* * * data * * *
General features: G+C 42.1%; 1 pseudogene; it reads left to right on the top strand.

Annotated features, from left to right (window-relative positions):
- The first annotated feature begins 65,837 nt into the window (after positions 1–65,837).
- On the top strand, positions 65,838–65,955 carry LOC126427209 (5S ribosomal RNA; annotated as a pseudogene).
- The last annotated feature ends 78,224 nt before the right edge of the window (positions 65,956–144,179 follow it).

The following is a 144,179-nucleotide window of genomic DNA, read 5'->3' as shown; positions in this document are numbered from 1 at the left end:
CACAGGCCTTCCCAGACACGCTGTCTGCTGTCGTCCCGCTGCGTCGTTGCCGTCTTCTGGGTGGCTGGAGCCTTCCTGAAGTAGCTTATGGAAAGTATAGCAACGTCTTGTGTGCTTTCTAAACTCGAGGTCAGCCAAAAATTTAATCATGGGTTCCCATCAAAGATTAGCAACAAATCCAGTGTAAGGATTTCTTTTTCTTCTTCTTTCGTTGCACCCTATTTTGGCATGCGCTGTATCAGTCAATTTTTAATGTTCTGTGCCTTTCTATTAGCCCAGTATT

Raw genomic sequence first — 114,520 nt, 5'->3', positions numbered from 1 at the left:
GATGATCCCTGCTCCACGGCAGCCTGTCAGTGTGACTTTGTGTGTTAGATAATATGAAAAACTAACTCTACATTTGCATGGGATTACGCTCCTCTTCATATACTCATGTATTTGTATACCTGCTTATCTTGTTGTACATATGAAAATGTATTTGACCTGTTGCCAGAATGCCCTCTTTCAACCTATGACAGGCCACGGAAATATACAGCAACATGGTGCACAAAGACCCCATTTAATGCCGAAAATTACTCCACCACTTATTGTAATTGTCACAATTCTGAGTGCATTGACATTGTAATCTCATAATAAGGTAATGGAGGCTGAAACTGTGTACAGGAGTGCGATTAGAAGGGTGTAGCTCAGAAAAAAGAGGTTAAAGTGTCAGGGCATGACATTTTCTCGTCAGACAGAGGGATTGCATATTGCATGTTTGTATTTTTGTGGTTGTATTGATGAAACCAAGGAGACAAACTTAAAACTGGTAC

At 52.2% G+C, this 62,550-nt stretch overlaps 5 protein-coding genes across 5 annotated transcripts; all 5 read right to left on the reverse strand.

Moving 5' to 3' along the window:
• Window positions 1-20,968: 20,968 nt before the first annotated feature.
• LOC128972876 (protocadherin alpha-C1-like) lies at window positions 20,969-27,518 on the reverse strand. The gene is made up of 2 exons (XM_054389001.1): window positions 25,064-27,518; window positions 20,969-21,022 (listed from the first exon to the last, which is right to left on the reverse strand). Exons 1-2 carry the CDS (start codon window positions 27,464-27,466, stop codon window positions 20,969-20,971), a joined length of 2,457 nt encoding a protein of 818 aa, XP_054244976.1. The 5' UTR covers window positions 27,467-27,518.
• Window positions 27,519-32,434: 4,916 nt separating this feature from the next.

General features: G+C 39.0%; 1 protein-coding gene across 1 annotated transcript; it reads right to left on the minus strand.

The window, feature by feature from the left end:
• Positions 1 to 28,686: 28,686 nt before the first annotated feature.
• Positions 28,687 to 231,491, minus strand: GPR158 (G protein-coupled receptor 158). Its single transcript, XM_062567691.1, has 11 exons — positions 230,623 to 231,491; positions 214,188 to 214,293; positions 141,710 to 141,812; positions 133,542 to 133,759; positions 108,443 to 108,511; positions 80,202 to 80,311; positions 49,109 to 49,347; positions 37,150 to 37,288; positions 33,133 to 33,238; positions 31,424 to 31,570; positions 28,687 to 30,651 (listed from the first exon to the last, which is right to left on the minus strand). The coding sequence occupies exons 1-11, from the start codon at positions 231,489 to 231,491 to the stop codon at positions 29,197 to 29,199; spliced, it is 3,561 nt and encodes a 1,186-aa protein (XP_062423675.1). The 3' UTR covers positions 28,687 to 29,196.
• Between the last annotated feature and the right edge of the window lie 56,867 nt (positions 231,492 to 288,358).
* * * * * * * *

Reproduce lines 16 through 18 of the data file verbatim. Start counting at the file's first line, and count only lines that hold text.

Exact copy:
The window, feature by feature from the left end:
• Positions 1 to 28,686: 28,686 nt before the first annotated feature.
• Positions 28,687 to 231,491, minus strand: GPR158 (G protein-coupled receptor 158). Its single transcript, XM_062567691.1, has 11 exons — positions 230,623 to 231,491; positions 214,188 to 214,293; positions 141,710 to 141,812; positions 133,542 to 133,759; positions 108,443 to 108,511; positions 80,202 to 80,311; positions 49,109 to 49,347; positions 37,150 to 37,288; positions 33,133 to 33,238; positions 31,424 to 31,570; positions 28,687 to 30,651 (listed from the first exon to the last, which is right to left on the minus strand). The coding sequence occupies exons 1-11, from the start codon at positions 231,489 to 231,491 to the stop codon at positions 29,197 to 29,199; spliced, it is 3,561 nt and encodes a 1,186-aa protein (XP_062423675.1). The 3' UTR covers positions 28,687 to 29,196.